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Also known as the Bichon a’poil frise, or the Tenerife Dog, the Bichon Frize is a stocky little dog with an intelligent exterior. The literal translation of their name in French is “curly lapdog” due to their original purpose of being the lapdogs of French royalty. The male Bichon Frize is between 9 and 12 inches, while the females are between 9 and 11 inches. This breed weighs an average of 7 to 12 pounds, regardless of gender.
A Bichon Frize’s coat is long, slightly curly, and puffs outwards all over the body. The coat of this breed is double layered, with a generous amount of hair on the head, ears, beard, mustache, and tail. Their coat color is white, although some crossbreeds have cream or cream-toned patches in their hair.
The Bichon Frize requires low level exercise as they are capable of exercising all day with their playfulness and high energy. Due to their small size, they do not need a lot of space. Outdoor walks, family backyard activities, or even playing at a local park are enough for this breed. The Bichon Frize is not ideal for hunting or hiking in the mountains.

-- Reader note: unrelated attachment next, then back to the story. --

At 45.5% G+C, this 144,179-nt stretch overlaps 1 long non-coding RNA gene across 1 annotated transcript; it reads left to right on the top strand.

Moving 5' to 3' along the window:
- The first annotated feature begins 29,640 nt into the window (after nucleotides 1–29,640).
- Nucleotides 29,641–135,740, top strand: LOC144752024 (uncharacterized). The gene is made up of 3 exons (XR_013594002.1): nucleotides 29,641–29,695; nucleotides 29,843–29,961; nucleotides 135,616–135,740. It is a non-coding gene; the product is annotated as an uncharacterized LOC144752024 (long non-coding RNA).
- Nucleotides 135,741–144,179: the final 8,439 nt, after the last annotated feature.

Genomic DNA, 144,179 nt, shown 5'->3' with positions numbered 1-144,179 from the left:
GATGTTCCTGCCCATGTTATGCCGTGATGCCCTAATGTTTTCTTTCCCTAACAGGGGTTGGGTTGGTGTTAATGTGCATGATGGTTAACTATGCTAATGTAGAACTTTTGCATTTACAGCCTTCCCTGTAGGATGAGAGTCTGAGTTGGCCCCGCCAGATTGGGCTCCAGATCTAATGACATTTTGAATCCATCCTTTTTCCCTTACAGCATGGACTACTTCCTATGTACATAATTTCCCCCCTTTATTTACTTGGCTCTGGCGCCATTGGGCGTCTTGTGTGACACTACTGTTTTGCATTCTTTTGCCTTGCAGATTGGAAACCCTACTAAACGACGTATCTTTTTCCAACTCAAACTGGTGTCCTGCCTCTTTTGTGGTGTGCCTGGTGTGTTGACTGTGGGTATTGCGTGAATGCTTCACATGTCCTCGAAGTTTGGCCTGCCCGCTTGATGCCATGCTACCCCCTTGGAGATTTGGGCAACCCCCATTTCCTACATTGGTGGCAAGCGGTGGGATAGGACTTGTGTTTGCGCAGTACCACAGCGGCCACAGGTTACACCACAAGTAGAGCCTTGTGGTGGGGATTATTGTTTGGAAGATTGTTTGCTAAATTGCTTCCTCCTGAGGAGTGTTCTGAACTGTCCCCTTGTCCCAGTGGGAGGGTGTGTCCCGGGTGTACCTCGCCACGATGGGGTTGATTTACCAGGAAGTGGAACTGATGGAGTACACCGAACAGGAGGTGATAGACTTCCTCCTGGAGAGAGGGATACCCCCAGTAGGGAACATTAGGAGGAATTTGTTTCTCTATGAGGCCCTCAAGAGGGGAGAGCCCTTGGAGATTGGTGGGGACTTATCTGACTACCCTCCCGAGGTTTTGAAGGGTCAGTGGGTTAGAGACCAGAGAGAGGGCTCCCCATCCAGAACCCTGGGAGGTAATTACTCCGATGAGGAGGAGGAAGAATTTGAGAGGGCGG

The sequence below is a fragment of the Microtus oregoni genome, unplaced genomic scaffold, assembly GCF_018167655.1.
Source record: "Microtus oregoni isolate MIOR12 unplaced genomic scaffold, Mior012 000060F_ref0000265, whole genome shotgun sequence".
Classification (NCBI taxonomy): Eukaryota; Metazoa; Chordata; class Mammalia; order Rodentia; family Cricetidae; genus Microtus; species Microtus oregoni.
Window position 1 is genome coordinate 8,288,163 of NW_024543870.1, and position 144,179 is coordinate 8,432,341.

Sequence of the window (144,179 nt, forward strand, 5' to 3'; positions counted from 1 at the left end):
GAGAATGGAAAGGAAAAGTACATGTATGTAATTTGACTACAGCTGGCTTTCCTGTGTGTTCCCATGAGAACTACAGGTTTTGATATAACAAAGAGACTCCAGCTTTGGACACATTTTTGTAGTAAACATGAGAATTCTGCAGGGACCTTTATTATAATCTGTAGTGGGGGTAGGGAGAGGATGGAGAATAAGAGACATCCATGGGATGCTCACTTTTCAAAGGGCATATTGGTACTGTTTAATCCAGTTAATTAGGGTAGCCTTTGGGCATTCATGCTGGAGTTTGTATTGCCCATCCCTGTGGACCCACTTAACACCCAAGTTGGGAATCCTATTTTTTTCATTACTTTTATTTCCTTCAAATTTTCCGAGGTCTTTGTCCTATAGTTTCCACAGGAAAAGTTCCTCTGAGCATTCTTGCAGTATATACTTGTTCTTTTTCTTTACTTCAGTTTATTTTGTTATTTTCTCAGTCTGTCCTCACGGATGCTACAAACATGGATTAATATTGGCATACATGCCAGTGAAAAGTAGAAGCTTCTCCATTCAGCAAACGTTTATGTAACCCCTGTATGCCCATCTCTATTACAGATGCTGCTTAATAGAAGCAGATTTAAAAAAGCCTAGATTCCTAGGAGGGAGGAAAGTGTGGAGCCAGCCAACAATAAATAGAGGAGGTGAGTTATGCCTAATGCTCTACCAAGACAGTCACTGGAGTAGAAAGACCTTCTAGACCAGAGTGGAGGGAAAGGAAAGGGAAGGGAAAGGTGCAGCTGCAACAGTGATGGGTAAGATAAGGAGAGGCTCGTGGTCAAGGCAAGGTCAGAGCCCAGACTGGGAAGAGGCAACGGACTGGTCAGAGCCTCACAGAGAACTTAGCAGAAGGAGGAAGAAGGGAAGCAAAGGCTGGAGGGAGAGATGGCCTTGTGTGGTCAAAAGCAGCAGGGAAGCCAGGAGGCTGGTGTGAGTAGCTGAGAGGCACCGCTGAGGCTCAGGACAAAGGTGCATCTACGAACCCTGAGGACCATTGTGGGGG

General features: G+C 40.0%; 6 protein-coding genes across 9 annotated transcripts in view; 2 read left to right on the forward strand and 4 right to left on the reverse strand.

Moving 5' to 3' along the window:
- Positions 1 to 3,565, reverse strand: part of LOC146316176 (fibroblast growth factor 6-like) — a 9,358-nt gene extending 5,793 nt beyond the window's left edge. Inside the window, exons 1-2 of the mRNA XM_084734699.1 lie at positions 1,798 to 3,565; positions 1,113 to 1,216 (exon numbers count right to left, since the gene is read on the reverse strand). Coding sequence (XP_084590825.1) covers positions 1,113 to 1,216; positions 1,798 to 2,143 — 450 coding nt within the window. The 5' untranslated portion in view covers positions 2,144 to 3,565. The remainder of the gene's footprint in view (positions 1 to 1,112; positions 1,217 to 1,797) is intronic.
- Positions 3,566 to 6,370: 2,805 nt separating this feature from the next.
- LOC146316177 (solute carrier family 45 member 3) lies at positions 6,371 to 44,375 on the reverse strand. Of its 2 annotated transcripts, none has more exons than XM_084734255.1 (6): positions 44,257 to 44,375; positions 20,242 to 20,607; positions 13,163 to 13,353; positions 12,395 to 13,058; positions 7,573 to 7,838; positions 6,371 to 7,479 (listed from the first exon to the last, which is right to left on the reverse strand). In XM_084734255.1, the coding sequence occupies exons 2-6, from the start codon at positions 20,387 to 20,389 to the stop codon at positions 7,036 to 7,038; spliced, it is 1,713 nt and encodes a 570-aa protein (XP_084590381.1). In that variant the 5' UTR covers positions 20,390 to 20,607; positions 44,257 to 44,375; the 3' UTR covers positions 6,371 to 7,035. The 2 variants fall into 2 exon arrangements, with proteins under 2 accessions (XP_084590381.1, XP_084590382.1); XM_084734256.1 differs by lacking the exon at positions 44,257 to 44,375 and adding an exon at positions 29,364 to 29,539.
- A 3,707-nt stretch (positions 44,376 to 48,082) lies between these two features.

Bichon Frises are playful and affectionate. They are calm, friendly and charming, lively, bold and adaptable. This breed is one of the few smaller breeds that are great with children of all ages, including adults. They are the favorite dogs of those who want a relaxed pet with an attitude towards the world, even with pets, strangers and other dogs. A very sensitive dog that is easily hurt, this breed is willing to hug its owners.
The Bichon Frize is an independent, highly intelligent, charming and confident breed that is a barker, making it a great watchdog and thrives on human interaction. But as with other small breeds, the Bichon Frize is difficult to train. Proper training is the key to educating this breed, as all puppies and dogs can be trained, but not all trainers can do it correctly.
The Bichon Frize is a calm mannered breed that is versatile, intelligent and hardy. This breed was once a favorite of French royalty and is now popular as a house pet or show dog.
The Bichon Frize requires a lot of care. Their coat should be thoroughly brushed every day to prevent matting and subsequent skin problems. Trimming from time to time is a must to keep it from getting too long. The hair around the eyes should be checked regularly to ensure it is not causing irritation, and excess hair between the pads of the feet should be clipped. Visits to a professional groomer every five to six weeks are recommended to maintain the ideal exterior of the show ring.
The Bichon Frize needs firm and gentle training, as it is very sensitive to any rough training or negative attitude. All owners need a collar and leash to begin training. Buckle-down collars, inverted pinch collars, and leather rain collars are acceptable, as nylon and chain chokers tangle in hair and weigh it down. Training this breed with treats along with the collar and leash is highly recommended.
The Bichon Frize is fast, smart and easy to train. This breed is naturally obedient, with a highly trainable history as a brilliant entertainer performing agility shows, therapy work, and even tricks.